Coating mirrors with atomic precision

Unlike traditional optical lithography, EUV lithography functions use only reflective optics; this means the mirrors have to meet extremely exacting requirements. Nowadays the thickness of mirror coatings must be correct to around 10 picometers. That is less than the diameter of an atom.

It is laborious and expensive to generate EUV radiation, and consequently every percentage point of reflectivity matters. In the case of mirrors for 13 nm radiation, it has been possible to achieve a reflectivity of around 65% using alternating films of silicon and molybdenum. When it comes to mirrors for 6.7 nm radiation, experts from Fraunhofer IOF in Jena have developed special systems using lanthanum and boron compounds. Here, too, they are battling to reach the theoretical limit of around 70%.

Applications in many areas

Today there are already more mobile telephones than human beings on Earth – a fact that was partly made possible by enormous advances in microlithography. This field will continue to be of the utmost importance over the coming years, including for new subject areas such as industry 4.0 or the Internet of Things.

That is why experts from the Fraunhofer Institutes for Applied Optics and Precision Engineering IOF and for Laser Technology ILT have been working since the start of 2014 on developing the basic principles for lithography at even shorter wavelengths. They are collaborating with industrial partners Carl Zeiss SMT and ASML in the “Beyond EUV” project, which runs to the end of 2016, to develop key components for 6.7 nm wavelength technology.

These new lithographic techniques will make it possible to produce structures with a thickness of just a few atoms. There are already lots of ideas for how to use integrated circuits formed from such structures: alongside even higher storage capacity for cloud applications and big data processes, they could also be used for mind-controlled prosthetic limbs or more personalized medicine.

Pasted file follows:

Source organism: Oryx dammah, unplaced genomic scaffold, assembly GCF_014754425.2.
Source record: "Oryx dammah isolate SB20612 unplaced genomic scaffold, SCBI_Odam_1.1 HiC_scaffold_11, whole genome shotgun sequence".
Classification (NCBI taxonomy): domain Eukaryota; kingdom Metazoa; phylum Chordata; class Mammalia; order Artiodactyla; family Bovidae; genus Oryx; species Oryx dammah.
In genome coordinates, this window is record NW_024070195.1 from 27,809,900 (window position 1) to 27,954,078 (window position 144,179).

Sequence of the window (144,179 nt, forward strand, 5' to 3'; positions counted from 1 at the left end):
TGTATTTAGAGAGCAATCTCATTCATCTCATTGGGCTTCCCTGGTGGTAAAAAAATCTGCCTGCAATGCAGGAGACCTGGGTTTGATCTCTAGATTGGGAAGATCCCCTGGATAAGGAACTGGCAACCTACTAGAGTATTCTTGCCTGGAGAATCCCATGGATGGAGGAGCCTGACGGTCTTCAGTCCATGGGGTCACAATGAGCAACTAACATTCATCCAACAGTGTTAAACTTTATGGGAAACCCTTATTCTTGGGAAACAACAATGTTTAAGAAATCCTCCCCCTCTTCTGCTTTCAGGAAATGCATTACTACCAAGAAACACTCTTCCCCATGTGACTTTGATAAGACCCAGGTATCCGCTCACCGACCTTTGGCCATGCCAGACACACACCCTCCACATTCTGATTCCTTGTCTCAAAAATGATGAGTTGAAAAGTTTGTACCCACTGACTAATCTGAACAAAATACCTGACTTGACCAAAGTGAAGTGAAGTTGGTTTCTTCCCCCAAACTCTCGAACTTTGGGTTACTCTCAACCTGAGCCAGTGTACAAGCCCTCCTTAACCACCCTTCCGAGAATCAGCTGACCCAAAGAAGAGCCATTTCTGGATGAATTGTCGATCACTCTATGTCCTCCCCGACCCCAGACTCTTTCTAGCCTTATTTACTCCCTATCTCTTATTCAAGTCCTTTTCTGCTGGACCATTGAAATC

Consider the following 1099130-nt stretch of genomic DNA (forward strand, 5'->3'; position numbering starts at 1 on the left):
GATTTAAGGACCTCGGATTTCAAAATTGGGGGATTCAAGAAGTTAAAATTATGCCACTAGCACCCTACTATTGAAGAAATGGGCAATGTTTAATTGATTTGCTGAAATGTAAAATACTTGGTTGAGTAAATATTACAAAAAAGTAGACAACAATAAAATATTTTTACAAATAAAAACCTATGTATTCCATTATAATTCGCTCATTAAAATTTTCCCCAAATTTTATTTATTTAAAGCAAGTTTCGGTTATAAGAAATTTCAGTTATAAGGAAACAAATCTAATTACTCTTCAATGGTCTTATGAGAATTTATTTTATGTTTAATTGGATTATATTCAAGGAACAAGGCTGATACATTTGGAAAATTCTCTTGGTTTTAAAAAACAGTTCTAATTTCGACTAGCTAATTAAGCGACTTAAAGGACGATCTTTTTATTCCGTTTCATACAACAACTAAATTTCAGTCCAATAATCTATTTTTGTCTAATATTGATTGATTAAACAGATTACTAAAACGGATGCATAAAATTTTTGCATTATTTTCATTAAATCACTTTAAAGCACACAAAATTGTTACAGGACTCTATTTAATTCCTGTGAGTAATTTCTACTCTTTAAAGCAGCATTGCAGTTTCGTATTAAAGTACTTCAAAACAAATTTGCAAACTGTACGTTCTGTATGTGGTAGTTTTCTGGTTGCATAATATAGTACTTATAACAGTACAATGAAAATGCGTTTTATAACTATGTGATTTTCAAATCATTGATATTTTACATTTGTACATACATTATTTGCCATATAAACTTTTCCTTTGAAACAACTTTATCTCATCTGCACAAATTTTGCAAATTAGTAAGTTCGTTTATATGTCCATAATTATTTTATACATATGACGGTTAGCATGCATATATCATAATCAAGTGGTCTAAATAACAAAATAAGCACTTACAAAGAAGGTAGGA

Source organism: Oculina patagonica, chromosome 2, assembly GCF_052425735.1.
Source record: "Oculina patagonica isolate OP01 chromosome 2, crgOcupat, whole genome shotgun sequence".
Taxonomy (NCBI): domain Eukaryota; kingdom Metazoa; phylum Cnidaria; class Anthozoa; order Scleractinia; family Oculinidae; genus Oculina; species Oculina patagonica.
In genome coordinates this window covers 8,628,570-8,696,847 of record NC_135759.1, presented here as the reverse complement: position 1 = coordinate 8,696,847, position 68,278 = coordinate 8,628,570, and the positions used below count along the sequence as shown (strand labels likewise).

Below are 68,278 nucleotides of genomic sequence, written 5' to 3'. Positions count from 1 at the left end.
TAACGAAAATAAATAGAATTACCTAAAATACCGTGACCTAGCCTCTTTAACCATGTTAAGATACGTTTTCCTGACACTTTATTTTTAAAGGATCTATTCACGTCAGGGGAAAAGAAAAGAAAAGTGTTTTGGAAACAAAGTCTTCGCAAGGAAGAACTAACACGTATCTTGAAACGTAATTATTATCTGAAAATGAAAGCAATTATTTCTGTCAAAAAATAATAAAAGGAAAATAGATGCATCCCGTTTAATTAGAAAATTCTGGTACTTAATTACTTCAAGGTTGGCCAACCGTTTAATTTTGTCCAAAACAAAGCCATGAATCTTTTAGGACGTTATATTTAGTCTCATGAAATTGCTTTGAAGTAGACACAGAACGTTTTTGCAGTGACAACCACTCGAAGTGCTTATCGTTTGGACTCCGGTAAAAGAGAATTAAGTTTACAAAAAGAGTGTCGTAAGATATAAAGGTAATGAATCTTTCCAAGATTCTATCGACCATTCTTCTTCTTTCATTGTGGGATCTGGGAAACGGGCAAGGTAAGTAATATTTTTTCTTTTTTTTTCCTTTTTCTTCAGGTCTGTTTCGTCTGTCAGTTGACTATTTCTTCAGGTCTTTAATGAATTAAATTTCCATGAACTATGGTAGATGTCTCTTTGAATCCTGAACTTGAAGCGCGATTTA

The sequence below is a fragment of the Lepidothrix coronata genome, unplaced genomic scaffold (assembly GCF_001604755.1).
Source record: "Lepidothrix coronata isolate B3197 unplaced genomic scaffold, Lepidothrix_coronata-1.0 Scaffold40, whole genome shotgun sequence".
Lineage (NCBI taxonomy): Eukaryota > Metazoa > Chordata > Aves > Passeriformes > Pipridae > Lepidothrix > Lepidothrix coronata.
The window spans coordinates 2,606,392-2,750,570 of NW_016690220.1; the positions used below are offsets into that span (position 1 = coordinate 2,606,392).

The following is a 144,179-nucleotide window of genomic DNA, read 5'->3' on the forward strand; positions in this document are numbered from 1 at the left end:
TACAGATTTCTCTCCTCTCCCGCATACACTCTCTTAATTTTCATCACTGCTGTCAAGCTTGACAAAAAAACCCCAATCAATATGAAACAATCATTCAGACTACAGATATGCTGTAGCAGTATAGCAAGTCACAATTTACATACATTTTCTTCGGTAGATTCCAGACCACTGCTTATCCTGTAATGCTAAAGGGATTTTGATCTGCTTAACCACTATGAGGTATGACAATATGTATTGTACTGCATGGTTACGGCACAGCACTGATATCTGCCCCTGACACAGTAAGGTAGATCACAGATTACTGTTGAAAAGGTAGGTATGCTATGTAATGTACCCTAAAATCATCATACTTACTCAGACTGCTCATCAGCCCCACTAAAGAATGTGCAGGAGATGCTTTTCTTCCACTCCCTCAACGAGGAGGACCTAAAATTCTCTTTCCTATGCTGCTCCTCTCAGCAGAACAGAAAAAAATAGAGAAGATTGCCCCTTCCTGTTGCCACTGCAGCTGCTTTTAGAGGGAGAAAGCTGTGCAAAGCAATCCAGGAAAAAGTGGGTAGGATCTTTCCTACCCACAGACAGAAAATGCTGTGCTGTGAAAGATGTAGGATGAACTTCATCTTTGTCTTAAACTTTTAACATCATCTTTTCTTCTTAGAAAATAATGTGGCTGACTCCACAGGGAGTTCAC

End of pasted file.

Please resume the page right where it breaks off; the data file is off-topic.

Contact

Dr. rer. nat Klaus Bergmann
Group Manager EUV Technology
Telephone +49 241 8906-302
klaus.bergmann@ilt.fraunhofer.de
Fraunhofer Institute for Laser Technology ILT, Aachen, Germany

Prof. Dr. Norbert Kaiser
Head of Optical Coatings
Telephone +49 3641 807-321
norbert.kaiser@iof.fraunhofer.de
Fraunhofer Institute for Applied Optics and Precision Engineering IOF, Jena, Germany |

Weitere Informationen:

http://www.ilt.fraunhofer.de/en.html
http://www.iof.fraunhofer.de/en.html

Petra Nolis | Fraunhofer-Institut für Lasertechnik ILT

Further reports about: Atomic EUV Fraunhofer-Institut ILT IOF Laser Lasertechnik integrated circuits microchips wavelength

More articles from Power and Electrical Engineering:

nachricht Waste from paper and pulp industry supplies raw material for development of new redox flow batteries
12.10.2017 | Johannes Gutenberg-Universität Mainz

nachricht Low-cost battery from waste graphite
11.10.2017 | Empa - Eidgenössische Materialprüfungs- und Forschungsanstalt

All articles from Power and Electrical Engineering >>>

The most recent press releases about innovation >>>

Die letzten 5 Focus-News des innovations-reports im Überblick:

Im Focus: Neutron star merger directly observed for the first time